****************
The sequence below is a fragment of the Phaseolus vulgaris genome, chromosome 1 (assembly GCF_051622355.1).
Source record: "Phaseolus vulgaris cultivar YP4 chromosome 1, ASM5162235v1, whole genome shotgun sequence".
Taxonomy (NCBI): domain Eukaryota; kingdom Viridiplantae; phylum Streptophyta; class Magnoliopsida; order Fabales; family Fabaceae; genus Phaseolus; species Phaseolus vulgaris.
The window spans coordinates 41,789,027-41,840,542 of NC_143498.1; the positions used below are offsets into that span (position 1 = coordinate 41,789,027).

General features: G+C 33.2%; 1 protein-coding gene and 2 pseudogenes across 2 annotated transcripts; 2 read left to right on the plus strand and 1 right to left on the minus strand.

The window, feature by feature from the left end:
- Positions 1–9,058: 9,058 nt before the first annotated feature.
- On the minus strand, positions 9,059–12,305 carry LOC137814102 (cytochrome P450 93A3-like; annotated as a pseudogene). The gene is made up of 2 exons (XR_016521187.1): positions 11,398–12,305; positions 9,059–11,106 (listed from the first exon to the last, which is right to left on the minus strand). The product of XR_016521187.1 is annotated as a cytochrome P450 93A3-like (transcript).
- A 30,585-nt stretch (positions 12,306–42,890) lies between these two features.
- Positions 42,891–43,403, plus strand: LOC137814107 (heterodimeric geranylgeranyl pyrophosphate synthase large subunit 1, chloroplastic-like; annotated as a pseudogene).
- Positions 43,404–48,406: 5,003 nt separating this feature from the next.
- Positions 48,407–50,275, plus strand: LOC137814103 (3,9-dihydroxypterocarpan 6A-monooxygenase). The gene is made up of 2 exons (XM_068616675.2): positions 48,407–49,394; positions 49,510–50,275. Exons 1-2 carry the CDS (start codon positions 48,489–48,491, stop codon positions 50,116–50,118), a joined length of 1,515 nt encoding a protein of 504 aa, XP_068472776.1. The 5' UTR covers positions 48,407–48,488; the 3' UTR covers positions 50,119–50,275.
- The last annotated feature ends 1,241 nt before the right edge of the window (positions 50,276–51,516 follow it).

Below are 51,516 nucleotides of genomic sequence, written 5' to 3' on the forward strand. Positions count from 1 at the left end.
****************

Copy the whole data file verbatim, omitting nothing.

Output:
The sequence below is a fragment of the Phaseolus vulgaris genome, chromosome 1 (assembly GCF_051622355.1).
Source record: "Phaseolus vulgaris cultivar YP4 chromosome 1, ASM5162235v1, whole genome shotgun sequence".
Taxonomy (NCBI): domain Eukaryota; kingdom Viridiplantae; phylum Streptophyta; class Magnoliopsida; order Fabales; family Fabaceae; genus Phaseolus; species Phaseolus vulgaris.
The window spans coordinates 41,789,027-41,840,542 of NC_143498.1; the positions used below are offsets into that span (position 1 = coordinate 41,789,027).

General features: G+C 33.2%; 1 protein-coding gene and 2 pseudogenes across 2 annotated transcripts; 2 read left to right on the plus strand and 1 right to left on the minus strand.

The window, feature by feature from the left end:
- Positions 1–9,058: 9,058 nt before the first annotated feature.
- On the minus strand, positions 9,059–12,305 carry LOC137814102 (cytochrome P450 93A3-like; annotated as a pseudogene). The gene is made up of 2 exons (XR_016521187.1): positions 11,398–12,305; positions 9,059–11,106 (listed from the first exon to the last, which is right to left on the minus strand). The product of XR_016521187.1 is annotated as a cytochrome P450 93A3-like (transcript).
- A 30,585-nt stretch (positions 12,306–42,890) lies between these two features.
- Positions 42,891–43,403, plus strand: LOC137814107 (heterodimeric geranylgeranyl pyrophosphate synthase large subunit 1, chloroplastic-like; annotated as a pseudogene).
- Positions 43,404–48,406: 5,003 nt separating this feature from the next.
- Positions 48,407–50,275, plus strand: LOC137814103 (3,9-dihydroxypterocarpan 6A-monooxygenase). The gene is made up of 2 exons (XM_068616675.2): positions 48,407–49,394; positions 49,510–50,275. Exons 1-2 carry the CDS (start codon positions 48,489–48,491, stop codon positions 50,116–50,118), a joined length of 1,515 nt encoding a protein of 504 aa, XP_068472776.1. The 5' UTR covers positions 48,407–48,488; the 3' UTR covers positions 50,119–50,275.
- The last annotated feature ends 1,241 nt before the right edge of the window (positions 50,276–51,516 follow it).

Below are 51,516 nucleotides of genomic sequence, written 5' to 3' on the forward strand. Positions count from 1 at the left end.